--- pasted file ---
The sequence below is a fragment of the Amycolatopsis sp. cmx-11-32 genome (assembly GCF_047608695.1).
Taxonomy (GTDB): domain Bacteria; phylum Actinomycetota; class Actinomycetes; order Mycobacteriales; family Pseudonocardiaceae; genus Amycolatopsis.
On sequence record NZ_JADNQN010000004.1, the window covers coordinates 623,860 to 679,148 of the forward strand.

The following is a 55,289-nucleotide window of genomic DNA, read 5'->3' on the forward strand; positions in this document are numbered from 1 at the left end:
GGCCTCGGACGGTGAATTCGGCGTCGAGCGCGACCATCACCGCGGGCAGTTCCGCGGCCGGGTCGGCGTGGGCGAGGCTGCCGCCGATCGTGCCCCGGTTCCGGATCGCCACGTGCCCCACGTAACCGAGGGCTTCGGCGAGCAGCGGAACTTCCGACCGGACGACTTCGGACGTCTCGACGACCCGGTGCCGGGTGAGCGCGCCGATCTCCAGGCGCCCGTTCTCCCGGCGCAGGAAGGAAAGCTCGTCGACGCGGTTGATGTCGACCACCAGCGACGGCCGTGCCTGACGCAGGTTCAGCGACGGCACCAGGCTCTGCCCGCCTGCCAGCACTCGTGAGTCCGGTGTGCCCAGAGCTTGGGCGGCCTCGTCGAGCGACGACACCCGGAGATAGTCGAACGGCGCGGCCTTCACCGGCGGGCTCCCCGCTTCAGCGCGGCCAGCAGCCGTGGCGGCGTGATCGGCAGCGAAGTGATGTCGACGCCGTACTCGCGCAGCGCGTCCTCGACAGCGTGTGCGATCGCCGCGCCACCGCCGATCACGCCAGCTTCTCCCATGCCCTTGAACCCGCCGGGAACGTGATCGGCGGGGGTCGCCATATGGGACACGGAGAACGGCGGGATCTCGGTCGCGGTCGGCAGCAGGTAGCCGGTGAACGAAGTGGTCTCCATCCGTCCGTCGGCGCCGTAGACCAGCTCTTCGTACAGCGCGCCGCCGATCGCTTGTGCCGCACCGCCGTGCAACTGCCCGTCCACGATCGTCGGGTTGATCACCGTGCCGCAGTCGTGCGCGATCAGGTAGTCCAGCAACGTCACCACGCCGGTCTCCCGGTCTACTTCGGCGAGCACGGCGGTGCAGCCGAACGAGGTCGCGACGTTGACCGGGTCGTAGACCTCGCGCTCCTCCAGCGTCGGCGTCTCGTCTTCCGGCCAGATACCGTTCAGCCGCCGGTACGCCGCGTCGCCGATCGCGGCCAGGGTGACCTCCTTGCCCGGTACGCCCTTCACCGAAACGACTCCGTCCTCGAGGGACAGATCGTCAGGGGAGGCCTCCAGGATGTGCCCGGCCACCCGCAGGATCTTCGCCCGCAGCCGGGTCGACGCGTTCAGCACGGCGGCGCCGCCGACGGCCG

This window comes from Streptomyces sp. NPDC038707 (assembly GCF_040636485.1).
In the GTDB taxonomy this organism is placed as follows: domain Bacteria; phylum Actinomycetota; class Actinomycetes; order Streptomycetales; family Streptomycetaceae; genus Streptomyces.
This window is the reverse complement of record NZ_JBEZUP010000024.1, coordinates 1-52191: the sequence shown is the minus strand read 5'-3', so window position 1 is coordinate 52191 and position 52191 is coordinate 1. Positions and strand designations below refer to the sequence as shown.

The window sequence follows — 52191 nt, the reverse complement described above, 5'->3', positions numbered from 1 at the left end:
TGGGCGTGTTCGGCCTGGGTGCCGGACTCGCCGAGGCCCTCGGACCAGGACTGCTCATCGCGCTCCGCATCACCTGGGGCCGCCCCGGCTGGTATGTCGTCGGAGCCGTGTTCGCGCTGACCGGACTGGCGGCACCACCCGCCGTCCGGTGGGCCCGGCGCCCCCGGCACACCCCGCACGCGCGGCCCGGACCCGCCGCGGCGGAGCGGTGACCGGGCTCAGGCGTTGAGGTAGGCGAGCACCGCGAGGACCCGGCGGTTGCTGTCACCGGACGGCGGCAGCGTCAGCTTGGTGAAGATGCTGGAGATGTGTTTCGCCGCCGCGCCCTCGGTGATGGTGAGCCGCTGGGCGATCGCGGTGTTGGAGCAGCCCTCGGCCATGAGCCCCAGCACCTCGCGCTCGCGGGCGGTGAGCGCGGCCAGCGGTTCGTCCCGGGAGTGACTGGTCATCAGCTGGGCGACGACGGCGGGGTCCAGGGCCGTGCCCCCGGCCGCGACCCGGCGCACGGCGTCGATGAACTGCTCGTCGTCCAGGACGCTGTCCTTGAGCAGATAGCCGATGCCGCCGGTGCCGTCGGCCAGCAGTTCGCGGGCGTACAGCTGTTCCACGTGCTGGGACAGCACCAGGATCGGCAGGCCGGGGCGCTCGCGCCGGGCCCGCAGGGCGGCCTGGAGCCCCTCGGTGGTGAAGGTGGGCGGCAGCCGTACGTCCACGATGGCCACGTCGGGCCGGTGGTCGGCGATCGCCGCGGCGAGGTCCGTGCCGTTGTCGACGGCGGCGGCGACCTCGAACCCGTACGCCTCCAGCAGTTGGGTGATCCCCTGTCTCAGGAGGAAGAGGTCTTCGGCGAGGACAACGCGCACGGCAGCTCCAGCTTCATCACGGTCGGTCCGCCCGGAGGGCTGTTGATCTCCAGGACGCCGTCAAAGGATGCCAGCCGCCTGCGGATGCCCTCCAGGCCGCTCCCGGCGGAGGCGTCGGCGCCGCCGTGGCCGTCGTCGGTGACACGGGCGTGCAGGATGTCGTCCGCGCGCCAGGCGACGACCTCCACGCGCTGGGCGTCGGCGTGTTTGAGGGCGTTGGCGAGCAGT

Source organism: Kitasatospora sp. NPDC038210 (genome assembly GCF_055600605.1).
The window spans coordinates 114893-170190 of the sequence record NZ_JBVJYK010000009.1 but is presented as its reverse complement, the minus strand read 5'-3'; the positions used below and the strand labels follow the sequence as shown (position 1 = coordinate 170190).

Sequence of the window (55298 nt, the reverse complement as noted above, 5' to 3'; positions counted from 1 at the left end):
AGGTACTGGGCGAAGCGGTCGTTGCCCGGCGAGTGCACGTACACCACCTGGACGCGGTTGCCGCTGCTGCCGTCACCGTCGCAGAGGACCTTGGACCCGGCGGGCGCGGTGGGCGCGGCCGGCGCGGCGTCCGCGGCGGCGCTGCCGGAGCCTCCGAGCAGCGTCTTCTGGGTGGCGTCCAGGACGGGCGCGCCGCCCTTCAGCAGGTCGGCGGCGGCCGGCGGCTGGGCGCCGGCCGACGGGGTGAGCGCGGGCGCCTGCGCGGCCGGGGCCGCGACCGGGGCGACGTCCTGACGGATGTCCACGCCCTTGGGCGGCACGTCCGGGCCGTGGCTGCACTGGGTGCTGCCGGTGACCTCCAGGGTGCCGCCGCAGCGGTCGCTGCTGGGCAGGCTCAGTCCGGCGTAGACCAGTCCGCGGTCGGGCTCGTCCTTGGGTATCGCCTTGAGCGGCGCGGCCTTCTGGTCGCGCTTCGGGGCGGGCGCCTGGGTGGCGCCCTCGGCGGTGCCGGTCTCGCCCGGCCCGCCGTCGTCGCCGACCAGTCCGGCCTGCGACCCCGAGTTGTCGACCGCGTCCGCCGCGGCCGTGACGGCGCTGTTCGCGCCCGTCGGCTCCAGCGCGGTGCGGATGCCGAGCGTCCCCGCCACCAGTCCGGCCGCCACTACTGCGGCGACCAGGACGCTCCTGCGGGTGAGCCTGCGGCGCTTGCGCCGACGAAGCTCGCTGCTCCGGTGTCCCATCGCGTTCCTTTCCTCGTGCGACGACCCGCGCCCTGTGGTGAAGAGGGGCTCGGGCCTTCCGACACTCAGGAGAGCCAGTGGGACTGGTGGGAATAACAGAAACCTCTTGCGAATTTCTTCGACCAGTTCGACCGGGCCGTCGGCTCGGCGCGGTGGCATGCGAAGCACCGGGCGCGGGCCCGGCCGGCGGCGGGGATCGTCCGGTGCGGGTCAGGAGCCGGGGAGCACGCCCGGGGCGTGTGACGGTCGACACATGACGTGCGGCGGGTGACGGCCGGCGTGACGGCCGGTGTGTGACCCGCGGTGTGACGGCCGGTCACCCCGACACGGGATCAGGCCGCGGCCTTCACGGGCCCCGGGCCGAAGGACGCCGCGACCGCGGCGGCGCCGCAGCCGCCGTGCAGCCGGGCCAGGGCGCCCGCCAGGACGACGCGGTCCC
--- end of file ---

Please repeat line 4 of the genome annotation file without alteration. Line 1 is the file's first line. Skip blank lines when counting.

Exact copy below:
The following is a 55,289-nucleotide window of genomic DNA, read 5'->3' on the forward strand; positions in this document are numbered from 1 at the left end: